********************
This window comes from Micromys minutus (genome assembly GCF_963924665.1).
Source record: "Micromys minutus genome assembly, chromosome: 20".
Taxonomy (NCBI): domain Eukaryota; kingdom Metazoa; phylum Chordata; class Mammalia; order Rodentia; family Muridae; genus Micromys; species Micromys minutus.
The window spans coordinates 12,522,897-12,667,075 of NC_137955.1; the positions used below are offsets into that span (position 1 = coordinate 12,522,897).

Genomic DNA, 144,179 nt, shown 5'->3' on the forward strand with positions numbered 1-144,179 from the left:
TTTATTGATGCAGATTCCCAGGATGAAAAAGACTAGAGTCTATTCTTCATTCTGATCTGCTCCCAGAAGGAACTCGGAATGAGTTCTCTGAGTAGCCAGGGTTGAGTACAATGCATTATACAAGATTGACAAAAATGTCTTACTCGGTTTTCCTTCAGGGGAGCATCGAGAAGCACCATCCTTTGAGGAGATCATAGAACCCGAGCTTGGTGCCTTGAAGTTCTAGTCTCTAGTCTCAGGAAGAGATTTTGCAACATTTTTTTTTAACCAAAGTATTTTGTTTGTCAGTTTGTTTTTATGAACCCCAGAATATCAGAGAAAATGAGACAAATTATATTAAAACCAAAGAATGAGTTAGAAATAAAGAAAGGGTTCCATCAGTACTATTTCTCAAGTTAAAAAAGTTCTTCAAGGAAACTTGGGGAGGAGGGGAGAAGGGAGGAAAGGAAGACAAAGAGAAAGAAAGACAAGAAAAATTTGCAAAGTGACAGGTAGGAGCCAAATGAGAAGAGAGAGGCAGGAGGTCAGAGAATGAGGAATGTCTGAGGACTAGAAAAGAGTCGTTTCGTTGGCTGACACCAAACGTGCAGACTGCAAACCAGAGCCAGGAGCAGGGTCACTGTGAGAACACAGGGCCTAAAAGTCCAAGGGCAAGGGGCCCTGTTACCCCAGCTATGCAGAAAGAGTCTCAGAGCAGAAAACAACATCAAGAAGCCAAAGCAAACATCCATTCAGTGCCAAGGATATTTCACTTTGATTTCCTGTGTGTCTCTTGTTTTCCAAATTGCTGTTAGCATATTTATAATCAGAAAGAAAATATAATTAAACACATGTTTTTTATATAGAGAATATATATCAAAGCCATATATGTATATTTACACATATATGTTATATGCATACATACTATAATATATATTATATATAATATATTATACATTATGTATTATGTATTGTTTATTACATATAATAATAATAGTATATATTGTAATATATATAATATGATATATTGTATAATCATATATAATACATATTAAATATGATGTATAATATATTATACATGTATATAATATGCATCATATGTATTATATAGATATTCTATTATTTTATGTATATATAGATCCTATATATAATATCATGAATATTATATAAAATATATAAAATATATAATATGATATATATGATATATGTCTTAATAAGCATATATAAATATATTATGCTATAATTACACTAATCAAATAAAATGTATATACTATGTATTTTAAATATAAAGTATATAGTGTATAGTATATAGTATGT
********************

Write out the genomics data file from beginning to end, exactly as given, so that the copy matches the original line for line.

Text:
This window comes from Micromys minutus (genome assembly GCF_963924665.1).
Source record: "Micromys minutus genome assembly, chromosome: 20".
Taxonomy (NCBI): domain Eukaryota; kingdom Metazoa; phylum Chordata; class Mammalia; order Rodentia; family Muridae; genus Micromys; species Micromys minutus.
The window spans coordinates 12,522,897-12,667,075 of NC_137955.1; the positions used below are offsets into that span (position 1 = coordinate 12,522,897).

Genomic DNA, 144,179 nt, shown 5'->3' on the forward strand with positions numbered 1-144,179 from the left:
TTTATTGATGCAGATTCCCAGGATGAAAAAGACTAGAGTCTATTCTTCATTCTGATCTGCTCCCAGAAGGAACTCGGAATGAGTTCTCTGAGTAGCCAGGGTTGAGTACAATGCATTATACAAGATTGACAAAAATGTCTTACTCGGTTTTCCTTCAGGGGAGCATCGAGAAGCACCATCCTTTGAGGAGATCATAGAACCCGAGCTTGGTGCCTTGAAGTTCTAGTCTCTAGTCTCAGGAAGAGATTTTGCAACATTTTTTTTTAACCAAAGTATTTTGTTTGTCAGTTTGTTTTTATGAACCCCAGAATATCAGAGAAAATGAGACAAATTATATTAAAACCAAAGAATGAGTTAGAAATAAAGAAAGGGTTCCATCAGTACTATTTCTCAAGTTAAAAAAGTTCTTCAAGGAAACTTGGGGAGGAGGGGAGAAGGGAGGAAAGGAAGACAAAGAGAAAGAAAGACAAGAAAAATTTGCAAAGTGACAGGTAGGAGCCAAATGAGAAGAGAGAGGCAGGAGGTCAGAGAATGAGGAATGTCTGAGGACTAGAAAAGAGTCGTTTCGTTGGCTGACACCAAACGTGCAGACTGCAAACCAGAGCCAGGAGCAGGGTCACTGTGAGAACACAGGGCCTAAAAGTCCAAGGGCAAGGGGCCCTGTTACCCCAGCTATGCAGAAAGAGTCTCAGAGCAGAAAACAACATCAAGAAGCCAAAGCAAACATCCATTCAGTGCCAAGGATATTTCACTTTGATTTCCTGTGTGTCTCTTGTTTTCCAAATTGCTGTTAGCATATTTATAATCAGAAAGAAAATATAATTAAACACATGTTTTTTATATAGAGAATATATATCAAAGCCATATATGTATATTTACACATATATGTTATATGCATACATACTATAATATATATTATATATAATATATTATACATTATGTATTATGTATTGTTTATTACATATAATAATAATAGTATATATTGTAATATATATAATATGATATATTGTATAATCATATATAATACATATTAAATATGATGTATAATATATTATACATGTATATAATATGCATCATATGTATTATATAGATATTCTATTATTTTATGTATATATAGATCCTATATATAATATCATGAATATTATATAAAATATATAAAATATATAATATGATATATATGATATATGTCTTAATAAGCATATATAAATATATTATGCTATAATTACACTAATCAAATAAAATGTATATACTATGTATTTTAAATATAAAGTATATAGTGTATAGTATATAGTATGT